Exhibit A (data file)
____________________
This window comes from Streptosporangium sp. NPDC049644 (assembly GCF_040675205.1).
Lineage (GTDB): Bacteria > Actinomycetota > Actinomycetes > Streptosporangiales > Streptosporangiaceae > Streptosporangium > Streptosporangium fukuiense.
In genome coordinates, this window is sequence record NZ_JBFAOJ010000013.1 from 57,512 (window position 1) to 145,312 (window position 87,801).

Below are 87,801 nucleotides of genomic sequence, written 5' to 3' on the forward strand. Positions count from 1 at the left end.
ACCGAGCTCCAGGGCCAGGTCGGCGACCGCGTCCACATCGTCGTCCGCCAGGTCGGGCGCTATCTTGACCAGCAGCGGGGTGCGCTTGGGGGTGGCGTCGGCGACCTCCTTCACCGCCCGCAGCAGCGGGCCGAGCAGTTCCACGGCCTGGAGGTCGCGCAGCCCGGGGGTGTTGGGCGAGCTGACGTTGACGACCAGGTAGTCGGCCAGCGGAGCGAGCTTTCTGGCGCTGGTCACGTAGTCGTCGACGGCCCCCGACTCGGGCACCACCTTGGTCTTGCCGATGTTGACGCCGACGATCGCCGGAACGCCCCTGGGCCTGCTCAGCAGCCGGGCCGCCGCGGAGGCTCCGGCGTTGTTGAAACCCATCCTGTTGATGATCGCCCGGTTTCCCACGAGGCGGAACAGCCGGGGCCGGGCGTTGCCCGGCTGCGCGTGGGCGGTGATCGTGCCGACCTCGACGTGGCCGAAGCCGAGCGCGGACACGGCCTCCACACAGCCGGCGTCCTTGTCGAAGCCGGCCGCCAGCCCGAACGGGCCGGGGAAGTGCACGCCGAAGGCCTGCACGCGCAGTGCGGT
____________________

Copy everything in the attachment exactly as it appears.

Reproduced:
This window comes from Streptosporangium sp. NPDC049644 (assembly GCF_040675205.1).
Lineage (GTDB): Bacteria > Actinomycetota > Actinomycetes > Streptosporangiales > Streptosporangiaceae > Streptosporangium > Streptosporangium fukuiense.
In genome coordinates, this window is sequence record NZ_JBFAOJ010000013.1 from 57,512 (window position 1) to 145,312 (window position 87,801).

Below are 87,801 nucleotides of genomic sequence, written 5' to 3' on the forward strand. Positions count from 1 at the left end.
ACCGAGCTCCAGGGCCAGGTCGGCGACCGCGTCCACATCGTCGTCCGCCAGGTCGGGCGCTATCTTGACCAGCAGCGGGGTGCGCTTGGGGGTGGCGTCGGCGACCTCCTTCACCGCCCGCAGCAGCGGGCCGAGCAGTTCCACGGCCTGGAGGTCGCGCAGCCCGGGGGTGTTGGGCGAGCTGACGTTGACGACCAGGTAGTCGGCCAGCGGAGCGAGCTTTCTGGCGCTGGTCACGTAGTCGTCGACGGCCCCCGACTCGGGCACCACCTTGGTCTTGCCGATGTTGACGCCGACGATCGCCGGAACGCCCCTGGGCCTGCTCAGCAGCCGGGCCGCCGCGGAGGCTCCGGCGTTGTTGAAACCCATCCTGTTGATGATCGCCCGGTTTCCCACGAGGCGGAACAGCCGGGGCCGGGCGTTGCCCGGCTGCGCGTGGGCGGTGATCGTGCCGACCTCGACGTGGCCGAAGCCGAGCGCGGACACGGCCTCCACACAGCCGGCGTCCTTGTCGAAGCCGGCCGCCAGCCCGAACGGGCCGGGGAAGTGCACGCCGAAGGCCTGCACGCGCAGTGCGGT